It was a family affair at “Writers in Conversation,” organised by Kwani? for this year’s Litfest.
The event brought together two generations of litterateurs, with Caine Prize winner Binyavanga Wainaina in conversation with his aunt Rebeka Njau, veteran Kenyan playwright and novelist Ngugi wa Thiong’o in conversation with his son Mukoma wa Ngugi, author of the detective novel Nairobi Heat.
The theme of this year’s Kwani? Litfest, held from December 12-17, was “Tell Us What Happened” – a journey through literature on the continent over the past five decades, with the aim of providing a platform where today’s younger writers can engage with literary luminaries who began their careers in the 1950s and 60s, and appreciate how events of the past have shaped the continent’s literary landscape.
Rebeka Njau, who wrote the prize-winning play The Scar in 1960 while at Makerere University, described colonial Kenya under the Emergency.
When she was at Makerere, she recalled, two home guards from Kenya were sent to Uganda to interrogate the Gikuyu, Embu and Meru students there, to make certain none of them were Mau Mau sympathisers.
This was necessary because the newly crowned Queen Elizabeth was due to visit Uganda, and the colonial authorities were doing all they could to keep any undesirable elements away from Her Majesty.
“The home guards put me in a room,” said Njau, “and asked if I had ever taken any oath. I said I had not, and they asked why not. Without thinking, I replied that I hadn’t found anyone to give the oath to me. They then asked me to take a few hours to think about what I had just said.”
Rebeka’s file was classified “grey” by the home guards, meaning she was suspected of having Mau Mau inclinations.
Under the classification, white meant that one was cleared of any suspicion, and black meant detention or trial. Needless to say, she did not get the chance to see the Queen that day, but she went on to be the founding headmistress of Nairobi Girls School, which would later be known as Moi Nairobi Girls School.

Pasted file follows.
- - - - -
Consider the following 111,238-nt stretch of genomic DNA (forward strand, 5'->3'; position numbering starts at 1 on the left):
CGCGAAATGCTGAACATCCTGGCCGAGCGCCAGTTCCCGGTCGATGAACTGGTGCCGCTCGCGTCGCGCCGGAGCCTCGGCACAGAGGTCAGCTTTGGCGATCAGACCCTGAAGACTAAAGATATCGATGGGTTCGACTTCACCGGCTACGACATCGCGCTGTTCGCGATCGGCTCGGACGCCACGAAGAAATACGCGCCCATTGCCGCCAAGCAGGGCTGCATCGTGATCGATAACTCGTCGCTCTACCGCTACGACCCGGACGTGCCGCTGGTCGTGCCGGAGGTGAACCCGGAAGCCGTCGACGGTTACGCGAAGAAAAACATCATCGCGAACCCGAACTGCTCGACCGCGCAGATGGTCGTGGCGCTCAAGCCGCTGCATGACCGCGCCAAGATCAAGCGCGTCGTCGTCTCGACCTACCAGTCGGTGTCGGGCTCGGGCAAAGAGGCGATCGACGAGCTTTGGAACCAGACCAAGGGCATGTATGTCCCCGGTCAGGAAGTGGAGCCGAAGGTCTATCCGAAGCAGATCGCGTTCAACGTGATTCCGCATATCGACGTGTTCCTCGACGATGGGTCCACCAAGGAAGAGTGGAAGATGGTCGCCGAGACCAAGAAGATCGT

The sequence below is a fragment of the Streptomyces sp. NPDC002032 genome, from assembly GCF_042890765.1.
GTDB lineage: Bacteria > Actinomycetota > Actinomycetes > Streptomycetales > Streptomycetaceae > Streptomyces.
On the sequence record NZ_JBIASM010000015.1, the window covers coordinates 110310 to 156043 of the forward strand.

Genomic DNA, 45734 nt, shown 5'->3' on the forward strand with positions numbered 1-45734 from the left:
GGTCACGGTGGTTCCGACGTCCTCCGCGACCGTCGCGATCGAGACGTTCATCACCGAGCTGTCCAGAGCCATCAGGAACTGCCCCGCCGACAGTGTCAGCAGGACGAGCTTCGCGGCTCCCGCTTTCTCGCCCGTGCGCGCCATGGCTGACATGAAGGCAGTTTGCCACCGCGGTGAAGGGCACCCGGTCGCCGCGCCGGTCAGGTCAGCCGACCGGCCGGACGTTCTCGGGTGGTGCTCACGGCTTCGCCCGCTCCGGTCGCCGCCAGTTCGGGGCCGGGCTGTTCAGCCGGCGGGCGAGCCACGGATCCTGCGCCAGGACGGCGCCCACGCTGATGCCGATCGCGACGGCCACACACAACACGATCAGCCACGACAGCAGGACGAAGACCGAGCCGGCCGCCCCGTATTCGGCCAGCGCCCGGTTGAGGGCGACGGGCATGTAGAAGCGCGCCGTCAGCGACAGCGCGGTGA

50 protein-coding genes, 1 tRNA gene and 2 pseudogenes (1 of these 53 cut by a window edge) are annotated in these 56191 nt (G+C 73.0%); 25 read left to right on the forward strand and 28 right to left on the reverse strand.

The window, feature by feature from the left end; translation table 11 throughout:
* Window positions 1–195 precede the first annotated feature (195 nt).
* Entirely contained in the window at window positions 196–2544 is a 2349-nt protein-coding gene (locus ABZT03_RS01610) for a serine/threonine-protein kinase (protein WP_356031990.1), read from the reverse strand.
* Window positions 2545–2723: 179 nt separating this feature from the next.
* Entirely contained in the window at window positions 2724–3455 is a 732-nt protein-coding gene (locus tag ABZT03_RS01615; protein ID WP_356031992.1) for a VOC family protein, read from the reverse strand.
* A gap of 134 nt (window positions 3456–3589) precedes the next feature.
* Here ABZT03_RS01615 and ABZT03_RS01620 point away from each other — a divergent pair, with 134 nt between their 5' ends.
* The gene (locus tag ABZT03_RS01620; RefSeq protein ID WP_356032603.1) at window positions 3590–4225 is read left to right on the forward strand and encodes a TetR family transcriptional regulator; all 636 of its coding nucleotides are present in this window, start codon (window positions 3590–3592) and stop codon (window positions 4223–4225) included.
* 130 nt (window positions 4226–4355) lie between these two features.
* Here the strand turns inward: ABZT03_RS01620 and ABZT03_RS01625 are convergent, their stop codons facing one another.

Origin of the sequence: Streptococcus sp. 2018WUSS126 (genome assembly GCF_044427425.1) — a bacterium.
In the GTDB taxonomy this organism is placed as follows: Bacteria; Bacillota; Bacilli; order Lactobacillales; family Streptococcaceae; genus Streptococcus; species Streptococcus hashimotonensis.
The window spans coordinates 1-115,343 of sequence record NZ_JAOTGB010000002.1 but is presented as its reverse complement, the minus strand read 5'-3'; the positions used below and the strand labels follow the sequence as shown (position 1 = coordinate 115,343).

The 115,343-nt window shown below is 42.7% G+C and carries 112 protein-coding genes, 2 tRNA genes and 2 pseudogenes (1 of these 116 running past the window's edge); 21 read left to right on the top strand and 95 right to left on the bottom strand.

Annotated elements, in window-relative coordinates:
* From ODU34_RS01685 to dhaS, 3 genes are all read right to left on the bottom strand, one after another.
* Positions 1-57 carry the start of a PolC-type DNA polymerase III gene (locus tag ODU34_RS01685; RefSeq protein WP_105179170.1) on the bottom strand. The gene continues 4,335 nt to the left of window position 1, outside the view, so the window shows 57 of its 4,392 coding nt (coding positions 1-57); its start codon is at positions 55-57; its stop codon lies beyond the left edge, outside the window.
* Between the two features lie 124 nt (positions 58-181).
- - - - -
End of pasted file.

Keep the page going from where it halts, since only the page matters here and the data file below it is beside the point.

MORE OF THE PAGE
She was also one of the founders of Paa Ya Paa Art Gallery in 1965.
Binyavanga remembered visiting the gallery as a child.
“Paa ya Paa was very much a hotspot; it was more a cultural centre than a gallery,” he said. “It was the hub of literary circles at the time, though as a child, its significance was lost on me.”
Thespian, playwright and schoolteacher John Sibi-Okumu then hosted an animated conversation that pitted father against son, and examined the change in literary attitudes across those two generations.
Ngugi examined the significance of writing in local languages, and described the production and storage of ideas in a language that is largely inaccessible to the masses, such as English, French and Portuguese, as an “intellectual betrayal.”
“The circulation of ideas by a whole intellectual stratum in languages that ordinary people do not speak is troubling,” he says. “No society has been developed using a language that is not their native language. Look at China, Japan, Germany, all these countries circulate ideas in their own language.”
The younger Ngugi admits that he struggles to write in Gikuyu, as he feels that he still lacks the necessary literary flair.
“English is still the language of education and upward social mobility,” Mukoma said.
Ngugi wa Thiong’o then pointed out the urgent need to reject the notion of hierarchy of languages.
Instead, languages should be networked with one another on a level platform, where all languages are valued for their intrinsic worth.
Mukoma explained that it was at school that he realised his father “was somebody,” when he began to see his father through other people’s eyes.
“When we read Ngugi books in literature class, my classmates would look at me expecting that I knew the answers,” he recalled.
Mukoma’s favourite Ngugi book is A Grain of Wheat, as according to him, it captures the soul of the country then.
Mukoma was disdainful of the distinction between popular fiction and literary fiction, when asked how he compared his work with his father’s.
“It’s unfortunate that works that lack so-called literary quality are looked down upon,” he said. “I wrote Nairobi Heat as a book to be enjoyed by readers.”